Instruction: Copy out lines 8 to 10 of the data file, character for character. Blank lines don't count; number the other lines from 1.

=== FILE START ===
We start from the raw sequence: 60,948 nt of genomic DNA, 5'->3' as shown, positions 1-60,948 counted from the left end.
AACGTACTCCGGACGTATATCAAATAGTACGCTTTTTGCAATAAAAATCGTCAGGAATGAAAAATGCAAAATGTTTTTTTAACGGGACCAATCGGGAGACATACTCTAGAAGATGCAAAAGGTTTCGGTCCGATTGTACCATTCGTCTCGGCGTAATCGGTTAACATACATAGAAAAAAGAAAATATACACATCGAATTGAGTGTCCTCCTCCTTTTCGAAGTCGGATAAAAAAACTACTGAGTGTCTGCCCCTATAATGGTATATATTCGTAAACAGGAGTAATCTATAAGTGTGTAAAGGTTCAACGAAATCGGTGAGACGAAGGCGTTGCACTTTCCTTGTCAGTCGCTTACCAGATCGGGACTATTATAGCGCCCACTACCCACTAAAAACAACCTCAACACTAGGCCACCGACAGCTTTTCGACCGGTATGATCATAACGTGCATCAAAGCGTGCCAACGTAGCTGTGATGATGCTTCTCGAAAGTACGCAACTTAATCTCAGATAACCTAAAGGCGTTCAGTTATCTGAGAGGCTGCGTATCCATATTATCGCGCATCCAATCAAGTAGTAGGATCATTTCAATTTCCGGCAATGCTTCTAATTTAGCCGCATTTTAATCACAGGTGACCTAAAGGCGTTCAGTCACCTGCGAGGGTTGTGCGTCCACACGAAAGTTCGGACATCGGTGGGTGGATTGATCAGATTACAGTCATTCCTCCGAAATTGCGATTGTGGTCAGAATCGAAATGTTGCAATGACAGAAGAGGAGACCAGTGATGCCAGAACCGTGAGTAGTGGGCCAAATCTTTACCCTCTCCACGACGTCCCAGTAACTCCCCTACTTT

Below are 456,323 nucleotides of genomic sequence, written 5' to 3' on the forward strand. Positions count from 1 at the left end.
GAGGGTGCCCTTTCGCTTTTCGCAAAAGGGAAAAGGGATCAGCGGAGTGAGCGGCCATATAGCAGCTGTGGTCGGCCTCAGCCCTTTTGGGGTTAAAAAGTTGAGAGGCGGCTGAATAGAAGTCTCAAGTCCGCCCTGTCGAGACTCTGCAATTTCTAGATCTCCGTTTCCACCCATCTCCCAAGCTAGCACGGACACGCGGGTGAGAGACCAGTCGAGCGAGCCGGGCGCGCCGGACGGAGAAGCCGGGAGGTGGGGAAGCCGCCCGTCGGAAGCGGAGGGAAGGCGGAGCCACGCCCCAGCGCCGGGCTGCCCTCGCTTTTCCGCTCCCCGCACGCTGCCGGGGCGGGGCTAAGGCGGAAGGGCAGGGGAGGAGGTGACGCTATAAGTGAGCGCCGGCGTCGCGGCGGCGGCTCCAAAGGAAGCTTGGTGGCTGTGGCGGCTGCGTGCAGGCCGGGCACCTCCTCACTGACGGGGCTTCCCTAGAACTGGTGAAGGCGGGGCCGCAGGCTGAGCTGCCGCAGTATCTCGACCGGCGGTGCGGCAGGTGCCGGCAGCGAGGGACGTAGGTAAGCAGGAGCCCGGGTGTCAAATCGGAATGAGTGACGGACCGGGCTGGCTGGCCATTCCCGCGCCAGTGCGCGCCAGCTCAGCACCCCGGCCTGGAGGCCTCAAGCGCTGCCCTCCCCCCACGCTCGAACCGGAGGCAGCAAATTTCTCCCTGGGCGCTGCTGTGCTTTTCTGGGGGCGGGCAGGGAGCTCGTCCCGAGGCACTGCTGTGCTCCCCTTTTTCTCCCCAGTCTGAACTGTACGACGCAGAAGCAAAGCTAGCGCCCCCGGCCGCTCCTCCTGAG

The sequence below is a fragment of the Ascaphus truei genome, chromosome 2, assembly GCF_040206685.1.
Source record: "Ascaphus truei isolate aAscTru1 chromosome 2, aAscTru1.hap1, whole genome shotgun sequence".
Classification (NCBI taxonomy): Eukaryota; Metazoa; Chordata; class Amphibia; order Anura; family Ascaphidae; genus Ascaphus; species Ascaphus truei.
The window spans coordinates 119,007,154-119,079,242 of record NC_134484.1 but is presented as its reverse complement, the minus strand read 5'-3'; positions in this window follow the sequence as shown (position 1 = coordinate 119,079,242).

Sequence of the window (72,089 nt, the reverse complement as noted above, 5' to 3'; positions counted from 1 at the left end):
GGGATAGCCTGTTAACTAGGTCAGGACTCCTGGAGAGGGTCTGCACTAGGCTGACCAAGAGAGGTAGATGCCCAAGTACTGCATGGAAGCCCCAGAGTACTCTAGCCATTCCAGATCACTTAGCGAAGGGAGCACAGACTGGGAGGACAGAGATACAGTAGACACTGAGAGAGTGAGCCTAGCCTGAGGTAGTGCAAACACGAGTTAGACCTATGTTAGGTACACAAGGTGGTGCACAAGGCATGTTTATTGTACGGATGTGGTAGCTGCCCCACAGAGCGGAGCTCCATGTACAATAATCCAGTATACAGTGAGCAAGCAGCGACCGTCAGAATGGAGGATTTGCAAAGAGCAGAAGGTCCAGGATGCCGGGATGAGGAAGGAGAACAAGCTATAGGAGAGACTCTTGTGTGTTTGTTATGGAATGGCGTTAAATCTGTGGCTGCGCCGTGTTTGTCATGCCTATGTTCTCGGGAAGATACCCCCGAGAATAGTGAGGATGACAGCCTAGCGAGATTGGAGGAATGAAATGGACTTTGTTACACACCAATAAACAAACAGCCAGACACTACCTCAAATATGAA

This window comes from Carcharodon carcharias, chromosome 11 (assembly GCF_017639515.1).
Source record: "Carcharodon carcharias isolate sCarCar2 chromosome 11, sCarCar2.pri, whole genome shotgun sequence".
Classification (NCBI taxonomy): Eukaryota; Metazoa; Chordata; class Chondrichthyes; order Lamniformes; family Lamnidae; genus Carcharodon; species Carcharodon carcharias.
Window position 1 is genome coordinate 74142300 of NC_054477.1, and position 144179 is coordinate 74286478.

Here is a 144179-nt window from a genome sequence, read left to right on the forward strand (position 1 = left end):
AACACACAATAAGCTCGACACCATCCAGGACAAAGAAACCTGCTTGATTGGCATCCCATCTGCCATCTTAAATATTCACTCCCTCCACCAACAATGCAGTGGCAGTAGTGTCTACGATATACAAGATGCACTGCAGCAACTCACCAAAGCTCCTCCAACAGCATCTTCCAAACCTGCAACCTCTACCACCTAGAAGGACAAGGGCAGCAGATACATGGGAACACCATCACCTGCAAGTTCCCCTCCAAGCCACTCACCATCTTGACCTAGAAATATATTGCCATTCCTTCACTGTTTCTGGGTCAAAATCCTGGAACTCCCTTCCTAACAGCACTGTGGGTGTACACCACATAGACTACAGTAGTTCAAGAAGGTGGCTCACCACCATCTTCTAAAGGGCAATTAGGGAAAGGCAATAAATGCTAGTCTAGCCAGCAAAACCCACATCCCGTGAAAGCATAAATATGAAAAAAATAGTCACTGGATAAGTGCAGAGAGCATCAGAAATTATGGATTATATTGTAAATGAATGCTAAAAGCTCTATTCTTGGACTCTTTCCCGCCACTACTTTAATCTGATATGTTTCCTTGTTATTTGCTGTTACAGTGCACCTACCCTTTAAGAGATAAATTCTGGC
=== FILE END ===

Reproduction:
The window spans coordinates 119,007,154-119,079,242 of record NC_134484.1 but is presented as its reverse complement, the minus strand read 5'-3'; positions in this window follow the sequence as shown (position 1 = coordinate 119,079,242).

Sequence of the window (72,089 nt, the reverse complement as noted above, 5' to 3'; positions counted from 1 at the left end):
GGGATAGCCTGTTAACTAGGTCAGGACTCCTGGAGAGGGTCTGCACTAGGCTGACCAAGAGAGGTAGATGCCCAAGTACTGCATGGAAGCCCCAGAGTACTCTAGCCATTCCAGATCACTTAGCGAAGGGAGCACAGACTGGGAGGACAGAGATACAGTAGACACTGAGAGAGTGAGCCTAGCCTGAGGTAGTGCAAACACGAGTTAGACCTATGTTAGGTACACAAGGTGGTGCACAAGGCATGTTTATTGTACGGATGTGGTAGCTGCCCCACAGAGCGGAGCTCCATGTACAATAATCCAGTATACAGTGAGCAAGCAGCGACCGTCAGAATGGAGGATTTGCAAAGAGCAGAAGGTCCAGGATGCCGGGATGAGGAAGGAGAACAAGCTATAGGAGAGACTCTTGTGTGTTTGTTATGGAATGGCGTTAAATCTGTGGCTGCGCCGTGTTTGTCATGCCTATGTTCTCGGGAAGATACCCCCGAGAATAGTGAGGATGACAGCCTAGCGAGATTGGAGGAATGAAATGGACTTTGTTACACACCAATAAACAAACAGCCAGACACTACCTCAAATATGAA